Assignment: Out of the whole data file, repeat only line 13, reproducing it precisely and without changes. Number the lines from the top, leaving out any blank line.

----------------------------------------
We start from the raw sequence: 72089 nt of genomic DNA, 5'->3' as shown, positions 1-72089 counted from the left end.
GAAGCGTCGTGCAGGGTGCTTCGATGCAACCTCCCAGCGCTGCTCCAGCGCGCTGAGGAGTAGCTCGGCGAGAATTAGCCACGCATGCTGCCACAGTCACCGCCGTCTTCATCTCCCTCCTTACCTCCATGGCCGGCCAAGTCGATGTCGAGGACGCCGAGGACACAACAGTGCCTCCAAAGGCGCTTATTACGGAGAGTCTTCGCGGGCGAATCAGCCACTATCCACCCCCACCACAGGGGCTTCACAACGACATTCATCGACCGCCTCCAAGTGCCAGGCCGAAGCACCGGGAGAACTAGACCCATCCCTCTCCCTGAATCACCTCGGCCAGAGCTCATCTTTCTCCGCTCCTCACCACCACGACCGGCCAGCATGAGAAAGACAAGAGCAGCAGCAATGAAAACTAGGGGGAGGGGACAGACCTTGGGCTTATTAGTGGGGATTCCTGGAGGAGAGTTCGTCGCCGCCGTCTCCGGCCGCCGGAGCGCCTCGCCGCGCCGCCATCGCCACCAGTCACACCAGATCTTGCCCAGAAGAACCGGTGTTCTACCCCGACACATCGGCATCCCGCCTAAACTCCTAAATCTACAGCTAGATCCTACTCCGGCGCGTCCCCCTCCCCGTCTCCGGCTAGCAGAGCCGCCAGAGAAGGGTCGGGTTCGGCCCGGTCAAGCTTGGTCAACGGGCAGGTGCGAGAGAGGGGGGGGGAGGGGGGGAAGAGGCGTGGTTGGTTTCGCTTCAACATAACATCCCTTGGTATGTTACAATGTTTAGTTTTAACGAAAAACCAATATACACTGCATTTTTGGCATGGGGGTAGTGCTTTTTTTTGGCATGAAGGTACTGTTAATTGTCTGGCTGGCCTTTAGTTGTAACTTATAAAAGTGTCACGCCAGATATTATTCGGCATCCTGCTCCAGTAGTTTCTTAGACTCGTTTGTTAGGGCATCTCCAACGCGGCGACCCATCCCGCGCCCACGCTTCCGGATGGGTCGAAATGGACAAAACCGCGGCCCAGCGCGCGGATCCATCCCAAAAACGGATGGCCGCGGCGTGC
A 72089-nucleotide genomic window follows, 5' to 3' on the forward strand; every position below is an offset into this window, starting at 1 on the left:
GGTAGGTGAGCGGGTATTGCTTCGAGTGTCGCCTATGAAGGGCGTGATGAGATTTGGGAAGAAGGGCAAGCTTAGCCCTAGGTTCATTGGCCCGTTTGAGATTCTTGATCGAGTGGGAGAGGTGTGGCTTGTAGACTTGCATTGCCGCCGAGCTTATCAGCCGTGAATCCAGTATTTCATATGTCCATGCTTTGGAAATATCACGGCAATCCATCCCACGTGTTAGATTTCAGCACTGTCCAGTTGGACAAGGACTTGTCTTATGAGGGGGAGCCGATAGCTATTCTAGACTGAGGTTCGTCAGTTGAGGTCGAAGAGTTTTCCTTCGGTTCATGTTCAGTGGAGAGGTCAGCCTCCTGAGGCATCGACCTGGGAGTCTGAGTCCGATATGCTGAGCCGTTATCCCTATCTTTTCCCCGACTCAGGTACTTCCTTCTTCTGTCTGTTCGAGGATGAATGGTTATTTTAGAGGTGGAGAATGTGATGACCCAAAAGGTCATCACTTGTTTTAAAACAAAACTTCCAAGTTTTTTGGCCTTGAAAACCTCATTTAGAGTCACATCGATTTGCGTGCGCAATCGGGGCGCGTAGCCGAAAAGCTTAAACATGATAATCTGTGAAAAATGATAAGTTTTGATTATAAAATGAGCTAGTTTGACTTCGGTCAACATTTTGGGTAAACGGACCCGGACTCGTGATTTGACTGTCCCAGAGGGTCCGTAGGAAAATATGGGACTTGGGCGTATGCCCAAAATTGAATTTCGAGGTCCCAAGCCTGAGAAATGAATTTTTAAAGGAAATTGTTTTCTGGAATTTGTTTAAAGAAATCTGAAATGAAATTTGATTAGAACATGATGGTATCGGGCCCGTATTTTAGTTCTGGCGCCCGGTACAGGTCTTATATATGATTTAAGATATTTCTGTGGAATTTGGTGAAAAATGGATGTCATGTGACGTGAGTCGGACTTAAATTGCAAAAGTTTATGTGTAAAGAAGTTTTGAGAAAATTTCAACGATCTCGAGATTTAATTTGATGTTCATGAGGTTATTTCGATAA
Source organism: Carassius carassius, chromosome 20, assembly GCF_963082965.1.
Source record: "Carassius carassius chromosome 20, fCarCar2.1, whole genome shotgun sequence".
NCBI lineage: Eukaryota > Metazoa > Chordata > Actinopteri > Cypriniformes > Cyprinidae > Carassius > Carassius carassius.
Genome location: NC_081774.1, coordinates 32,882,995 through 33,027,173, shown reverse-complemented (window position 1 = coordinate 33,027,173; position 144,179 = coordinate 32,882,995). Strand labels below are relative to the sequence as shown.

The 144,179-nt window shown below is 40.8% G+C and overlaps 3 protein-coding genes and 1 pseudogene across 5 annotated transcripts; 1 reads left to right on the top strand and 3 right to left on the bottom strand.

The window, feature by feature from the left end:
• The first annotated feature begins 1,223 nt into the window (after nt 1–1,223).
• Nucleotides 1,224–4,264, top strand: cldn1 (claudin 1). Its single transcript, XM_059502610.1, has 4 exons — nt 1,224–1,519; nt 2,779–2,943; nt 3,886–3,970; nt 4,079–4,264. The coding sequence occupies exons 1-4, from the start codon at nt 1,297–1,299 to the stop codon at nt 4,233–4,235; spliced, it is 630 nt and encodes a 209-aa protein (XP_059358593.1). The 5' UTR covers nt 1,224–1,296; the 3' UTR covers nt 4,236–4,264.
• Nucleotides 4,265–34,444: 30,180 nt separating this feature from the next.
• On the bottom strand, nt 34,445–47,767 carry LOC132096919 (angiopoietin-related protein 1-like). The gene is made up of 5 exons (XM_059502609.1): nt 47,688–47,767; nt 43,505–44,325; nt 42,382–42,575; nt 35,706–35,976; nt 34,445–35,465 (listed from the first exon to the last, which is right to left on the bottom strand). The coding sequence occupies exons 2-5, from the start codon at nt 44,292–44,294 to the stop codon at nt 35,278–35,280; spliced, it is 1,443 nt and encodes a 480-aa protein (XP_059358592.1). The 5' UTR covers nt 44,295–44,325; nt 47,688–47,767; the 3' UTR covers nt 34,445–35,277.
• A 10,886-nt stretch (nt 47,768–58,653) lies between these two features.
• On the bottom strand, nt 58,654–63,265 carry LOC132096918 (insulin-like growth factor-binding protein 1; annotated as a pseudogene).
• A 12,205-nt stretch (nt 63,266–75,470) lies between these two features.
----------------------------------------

• Nucleotides 4,265–34,444: 30,180 nt separating this feature from the next.